Sandy Silver, who took the Yukon Liberals from third-party status to a majority government in Monday’s territorial election, was being coy the morning after.
“Does it remind me of anybody?” he asked, all innocence. “It’s amazing. It really is.”
There are more than a few parallels between Silver in Yukon and his fellow Liberal and federal counterpart in Ottawa. Prime Minister Justin Trudeau is likely to find a new ally in Canada’s northwest corner on two of his most prominent files: carbon policy and indigenous reconciliation.
Silver campaigned on a platform of working with the federal government on a new national price on carbon.
“We’ll do exactly what was set out in the Vancouver Protocol,” Silver said Tuesday, referring to the agreement signed last spring by Trudeau and all the premiers. “Carbon pricing should not be designed in a way that impedes the growth of the territory.”
He plans to return all carbon tax money to businesses and consumers, but at differing rates.
“You can’t have the same amount of rebate for somebody who lives in Whitehorse and can take transit to work compared to somebody who lives in rural Yukon,” said Silver, who was speaking from his home in Dawson.
“We’re going to work with municipalities, and we’re going to work with the private sector, and we’re going to come up with a plan that does not marginalize folks that are having a hard time, and works to stimulate local business.”
Silver also promised to work better with aboriginal governments. Yukon has 11 of Canada’s 22 self-governing First Nations and the relationship under the Yukon Party – which led the territory for the last 14 years – was often testy.
The first person Silver called Monday night after his victory was Grand Chief Peter Johnston of the Yukon Council of First Nations.
Silver said his government will do its best to honour the original plans for the Peel Watershed, a vast Arctic wilderness that represents 14 per cent of the territory’s area and is highly valued by aboriginals and industry. Those plans, the result of years of land-claim negotiations, were rejected and heavily modified by the previous Yukon government and are the subject of a Supreme Court hearing scheduled next year.
“Our intent is to implement that (original) plan. If possible, that is what we will do – 100 per cent.”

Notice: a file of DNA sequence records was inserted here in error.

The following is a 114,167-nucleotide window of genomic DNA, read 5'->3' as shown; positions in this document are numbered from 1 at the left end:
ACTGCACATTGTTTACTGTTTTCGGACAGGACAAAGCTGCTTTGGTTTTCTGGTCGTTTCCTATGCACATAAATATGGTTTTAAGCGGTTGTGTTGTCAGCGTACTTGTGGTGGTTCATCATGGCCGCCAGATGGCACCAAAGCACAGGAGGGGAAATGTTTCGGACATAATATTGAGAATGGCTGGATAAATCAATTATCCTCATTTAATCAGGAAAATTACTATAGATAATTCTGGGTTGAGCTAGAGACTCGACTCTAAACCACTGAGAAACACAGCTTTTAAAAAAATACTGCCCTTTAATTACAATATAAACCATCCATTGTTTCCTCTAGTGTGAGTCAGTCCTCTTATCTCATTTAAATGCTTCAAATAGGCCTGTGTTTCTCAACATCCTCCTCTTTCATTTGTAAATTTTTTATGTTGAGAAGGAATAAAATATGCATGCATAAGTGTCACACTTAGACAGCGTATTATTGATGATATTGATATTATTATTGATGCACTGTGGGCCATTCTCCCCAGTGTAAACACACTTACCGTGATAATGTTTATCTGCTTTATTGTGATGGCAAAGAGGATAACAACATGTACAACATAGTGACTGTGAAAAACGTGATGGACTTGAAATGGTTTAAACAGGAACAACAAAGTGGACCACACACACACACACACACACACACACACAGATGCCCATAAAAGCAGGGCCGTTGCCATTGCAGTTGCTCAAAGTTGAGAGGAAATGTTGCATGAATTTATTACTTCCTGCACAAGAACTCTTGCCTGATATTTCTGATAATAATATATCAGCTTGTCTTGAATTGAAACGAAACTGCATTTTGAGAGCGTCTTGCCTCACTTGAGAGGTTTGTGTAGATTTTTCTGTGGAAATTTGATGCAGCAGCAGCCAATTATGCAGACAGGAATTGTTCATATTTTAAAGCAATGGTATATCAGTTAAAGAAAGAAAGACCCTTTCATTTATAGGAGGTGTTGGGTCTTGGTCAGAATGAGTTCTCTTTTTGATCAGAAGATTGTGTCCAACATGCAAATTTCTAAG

The premier-elect also said he’ll work with Yukon Liberal MP Larry Bagnell to hasten the repeal of federal legislation passed by the Harper Conservatives that replaced an independent environmental assessment board with one led by a federal appointee. That legislation was also the subject of aboriginal-led lawsuits.
Industry will benefit from the new approach, said Silver. “They want certainty,” he said.
Low commodity prices have made for some tough years recently for mining, Yukon’s mainstay. But Silver – who met with 15 mining executives in Vancouver before the campaign began – said there’s still a future in the territory for miners willing to work with aboriginal governments. He points to the steady progress of the Kaminak gold project south of Dawson as proof.
His government will work to bring those parties together, he said.
“The one thing that we’ll do better is have conversations together.”
There’s more than a whiff of sunny ways to Silver’s promised approach.
“The way that we’ve structured the party fits perfectly for what Yukon needs – a moderate government, a government that allows membership from the left and from the right, consensus-building, actually having a party that models the mosaic of this territory.”
“Moving from downstairs to upstairs” is likely to take at least a couple of weeks, Silver said. And then, he predicted, the territory will begin showing the rest of Canada how to develop resources in a way that respects the environment and indigenous people – and makes a buck.
“To me, this is an opportunity to get back on that national stage.”Report Typo/Error